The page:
Dr. Larry Mellichamp picks up a small, green plant with a tiny speck of color on it. “This is one of our smallest orchids,” he says in a proud voice. “It’s the size of the head of a pin.”
A few minutes later, the 63-year-old walks over to a tray of average-looking plants. “This is one of our most popular plants,” he says. “If you touch the leaves, it will contract.”
Just like magic, the leaves of a sensitive mimosa respond to Mellichamp’s touch and fold inward. Nobody, including Mellichamp, knows why the plant withdraws, but he guesses it’s to avoid being eaten.
As a professor of botany and the director of the Botanical Gardens at the University of North Carolina at Charlotte, Mellichamp could give a much more articulate hypothesis about the sensitive mimosa’s behavior, but unlike some academics, Mellichamp has a down-to-earth, accessible demeanor when it comes to his specialty.
He doesn’t expect you to know the scientific names of plants. And he doesn’t expect you to know how to grow these plants. He just wants you to know that they exist and to appreciate the part they play in our world. Using fancy phylum names only complicates the process.
The Charlotte native might have been born to love plants — his grandmother was a florist, and a long-ago ancestor was an amateur botanist. “Some of that rubbed off not overtly, but by osmosis,” says the professor, wearing a light blue chambray shirt and a plaid tie with sorbet colors as he sits in a classroom.
His love of plants permeates most, if not all, facets of his life; Mellichamp decides where to travel based on what plants he’ll see.
Interested in seeing a Tmesipteris? It only grows in Tasmania, and Mellichamp’s seen it. What about an ‘Australian’ pitcher plant? You’ll have to go to western Australia, and Mellichamp’s done that, too.
While everyone can’t fill their passports with plant destinations, they can visit the McMillan Greenhouse at UNC-Charlotte. It isn’t a place filled with daylilies, iris, and roses. Instead, it’s a 5,000-square-foot collection of exotic plants from around the world. And it’s a place Mellichamp has spent his career cultivating.
The perfect job
Majoring in biology, Mellichamp graduated from UNC-Charlotte in 1970. As a student, he worked in the campus gardens with his mentor, Dr. Herbert Hechenbleikner, and managed the university’s 10-by-14-foot hobbyist greenhouse. After graduation, Mellichamp went to the University of Michigan, where he earned his doctorate degree in botany.
While studying at Michigan, he spent a lot of time at the university’s Botanical Gardens because he wanted to learn more about horticulture. He was different than his colleagues in the plant world because he hung out with botanists and horticulturalists. Fellow botany students, who spent their days studying plants in theory, thought he was wasting his time with horticulturalists, who were focused on actually growing plants. Mellichamp didn’t care. He wanted to learn from both camps, and it paid off when he got a teaching job at his alma mater in 1976.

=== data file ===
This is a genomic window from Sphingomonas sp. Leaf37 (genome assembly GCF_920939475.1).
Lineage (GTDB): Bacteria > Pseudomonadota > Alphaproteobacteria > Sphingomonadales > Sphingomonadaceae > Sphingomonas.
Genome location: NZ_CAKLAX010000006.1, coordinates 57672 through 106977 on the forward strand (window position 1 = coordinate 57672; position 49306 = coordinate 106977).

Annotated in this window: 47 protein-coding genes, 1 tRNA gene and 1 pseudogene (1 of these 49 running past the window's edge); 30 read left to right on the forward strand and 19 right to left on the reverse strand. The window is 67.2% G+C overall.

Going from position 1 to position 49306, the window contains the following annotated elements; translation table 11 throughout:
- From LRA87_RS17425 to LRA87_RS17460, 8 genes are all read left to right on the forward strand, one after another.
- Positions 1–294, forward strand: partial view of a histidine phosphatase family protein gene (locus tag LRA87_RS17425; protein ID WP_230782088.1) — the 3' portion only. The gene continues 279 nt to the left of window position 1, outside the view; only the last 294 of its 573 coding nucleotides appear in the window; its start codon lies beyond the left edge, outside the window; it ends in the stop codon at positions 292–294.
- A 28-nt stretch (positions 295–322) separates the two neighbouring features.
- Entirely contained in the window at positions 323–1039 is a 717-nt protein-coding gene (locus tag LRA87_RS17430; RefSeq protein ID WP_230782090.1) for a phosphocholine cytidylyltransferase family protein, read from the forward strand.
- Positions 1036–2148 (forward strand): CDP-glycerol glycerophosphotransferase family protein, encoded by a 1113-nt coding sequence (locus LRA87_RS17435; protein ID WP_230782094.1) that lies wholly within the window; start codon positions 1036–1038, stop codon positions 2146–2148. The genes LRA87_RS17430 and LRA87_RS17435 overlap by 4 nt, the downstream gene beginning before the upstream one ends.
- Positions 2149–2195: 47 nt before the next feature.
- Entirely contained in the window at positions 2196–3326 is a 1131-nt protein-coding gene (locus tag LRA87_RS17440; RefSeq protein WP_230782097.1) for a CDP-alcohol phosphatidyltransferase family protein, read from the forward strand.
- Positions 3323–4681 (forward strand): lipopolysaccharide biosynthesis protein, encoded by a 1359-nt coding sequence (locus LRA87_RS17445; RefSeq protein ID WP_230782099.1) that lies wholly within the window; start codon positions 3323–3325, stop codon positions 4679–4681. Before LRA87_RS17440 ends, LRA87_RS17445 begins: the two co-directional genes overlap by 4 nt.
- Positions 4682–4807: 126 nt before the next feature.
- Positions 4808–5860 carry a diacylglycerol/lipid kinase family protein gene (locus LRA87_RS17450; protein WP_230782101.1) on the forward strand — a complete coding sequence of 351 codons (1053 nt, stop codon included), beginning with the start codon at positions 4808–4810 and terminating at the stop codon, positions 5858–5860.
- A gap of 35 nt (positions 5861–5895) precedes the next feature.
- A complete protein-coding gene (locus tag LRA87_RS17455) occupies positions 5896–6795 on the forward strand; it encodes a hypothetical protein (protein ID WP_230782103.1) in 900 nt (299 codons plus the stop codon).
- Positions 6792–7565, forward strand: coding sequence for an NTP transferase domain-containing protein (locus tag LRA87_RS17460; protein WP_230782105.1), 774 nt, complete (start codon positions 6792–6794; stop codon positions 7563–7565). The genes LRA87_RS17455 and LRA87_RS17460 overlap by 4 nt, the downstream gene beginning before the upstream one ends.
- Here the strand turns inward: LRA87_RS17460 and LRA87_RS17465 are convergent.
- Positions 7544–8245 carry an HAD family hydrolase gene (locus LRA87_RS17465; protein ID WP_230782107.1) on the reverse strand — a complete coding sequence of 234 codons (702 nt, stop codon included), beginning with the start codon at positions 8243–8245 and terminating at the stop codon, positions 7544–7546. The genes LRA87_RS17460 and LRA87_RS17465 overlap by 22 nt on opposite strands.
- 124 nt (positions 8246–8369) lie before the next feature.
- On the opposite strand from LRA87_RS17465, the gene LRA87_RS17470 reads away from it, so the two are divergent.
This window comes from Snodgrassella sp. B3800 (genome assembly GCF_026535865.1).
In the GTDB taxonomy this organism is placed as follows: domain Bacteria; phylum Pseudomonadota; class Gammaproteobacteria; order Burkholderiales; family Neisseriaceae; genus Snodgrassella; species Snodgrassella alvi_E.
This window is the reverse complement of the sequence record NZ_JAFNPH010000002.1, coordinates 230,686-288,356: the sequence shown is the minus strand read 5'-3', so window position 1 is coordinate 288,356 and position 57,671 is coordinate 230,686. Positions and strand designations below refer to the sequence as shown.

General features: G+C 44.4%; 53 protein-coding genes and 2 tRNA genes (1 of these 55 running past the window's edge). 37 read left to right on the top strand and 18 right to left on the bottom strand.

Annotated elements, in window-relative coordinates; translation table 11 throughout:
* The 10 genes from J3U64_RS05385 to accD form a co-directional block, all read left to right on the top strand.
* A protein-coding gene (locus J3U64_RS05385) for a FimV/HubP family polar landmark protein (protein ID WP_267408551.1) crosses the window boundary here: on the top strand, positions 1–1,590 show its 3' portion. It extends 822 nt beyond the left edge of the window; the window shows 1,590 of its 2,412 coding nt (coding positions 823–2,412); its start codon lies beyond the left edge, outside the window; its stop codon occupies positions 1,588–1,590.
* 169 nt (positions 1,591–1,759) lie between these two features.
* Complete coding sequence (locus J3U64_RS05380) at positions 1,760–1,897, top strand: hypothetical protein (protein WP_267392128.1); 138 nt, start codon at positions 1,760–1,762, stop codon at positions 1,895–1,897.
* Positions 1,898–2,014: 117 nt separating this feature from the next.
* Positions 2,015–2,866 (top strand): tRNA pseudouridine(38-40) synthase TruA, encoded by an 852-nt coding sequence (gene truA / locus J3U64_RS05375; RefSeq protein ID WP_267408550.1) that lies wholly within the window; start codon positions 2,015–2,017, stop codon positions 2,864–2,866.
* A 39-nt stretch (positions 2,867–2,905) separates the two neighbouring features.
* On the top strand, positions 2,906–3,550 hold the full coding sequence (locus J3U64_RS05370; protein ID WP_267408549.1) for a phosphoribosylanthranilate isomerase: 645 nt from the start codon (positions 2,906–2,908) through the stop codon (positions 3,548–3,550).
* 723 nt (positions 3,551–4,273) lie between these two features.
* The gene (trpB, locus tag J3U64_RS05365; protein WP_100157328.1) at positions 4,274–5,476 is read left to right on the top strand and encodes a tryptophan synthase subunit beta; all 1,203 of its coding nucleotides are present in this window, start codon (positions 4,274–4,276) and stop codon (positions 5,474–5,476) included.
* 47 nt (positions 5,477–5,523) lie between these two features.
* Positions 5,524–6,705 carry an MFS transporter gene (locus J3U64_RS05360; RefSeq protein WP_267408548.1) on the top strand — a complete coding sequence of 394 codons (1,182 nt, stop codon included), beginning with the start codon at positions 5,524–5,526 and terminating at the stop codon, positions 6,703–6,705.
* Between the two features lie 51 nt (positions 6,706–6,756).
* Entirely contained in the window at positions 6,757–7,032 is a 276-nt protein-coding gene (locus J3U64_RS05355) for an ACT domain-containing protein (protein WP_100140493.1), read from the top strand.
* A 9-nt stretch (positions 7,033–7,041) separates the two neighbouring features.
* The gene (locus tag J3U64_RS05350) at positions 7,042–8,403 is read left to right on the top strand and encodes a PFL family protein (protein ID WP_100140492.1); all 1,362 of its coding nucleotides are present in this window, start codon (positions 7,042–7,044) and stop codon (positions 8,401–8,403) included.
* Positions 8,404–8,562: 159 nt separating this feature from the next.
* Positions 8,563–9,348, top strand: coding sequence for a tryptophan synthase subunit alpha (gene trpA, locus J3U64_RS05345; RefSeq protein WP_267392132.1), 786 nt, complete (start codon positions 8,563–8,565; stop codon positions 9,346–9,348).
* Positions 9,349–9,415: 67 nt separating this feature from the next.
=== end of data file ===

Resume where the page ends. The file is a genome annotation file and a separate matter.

UNC-Charlotte wanted someone with a degree in botany and an interest in horticulture. The university also needed someone to take over its gardens when Dr. Hechenbleikner retired.
To Mellichamp, it was the perfect job.
Growing a greenhouse
As a young professor, Mellichamp couldn’t obtain money for botanical research, so he turned his attention to the gardens, where donations were available. “I didn’t have a firm concept here when I first came,” he says. “It all evolved.”
Four years before Mellichamp joined the staff, the university built a 30-by-60-foot fiberglass greenhouse to accommodate Tom and Dorothy Shoenith McMillan’s orchid collection, which they donated to the school. By the early 1980s, Mellichamp saw the need to further expand the greenhouse. With the help of Bonnie Cone, founder of UNC-Charlotte, he asked the McMillans to fund the expansion, and they agreed. The current greenhouse, named to honor its benefactors, opened in 1983.
The McMillans’ orchids remain the focus of the greenhouse’s first three rooms. From old-fashioned corsage orchids, such as the ‘Cattleya,’ to modern varieties, such as the lime green ‘frilly Cattleya,’ the collection offers all kinds.
The purpose of the McMillan Greenhouse is to show people plants that they can’t easily see anywhere else. Mellichamp compares it to an art museum, where visitors see things beyond their everyday surroundings.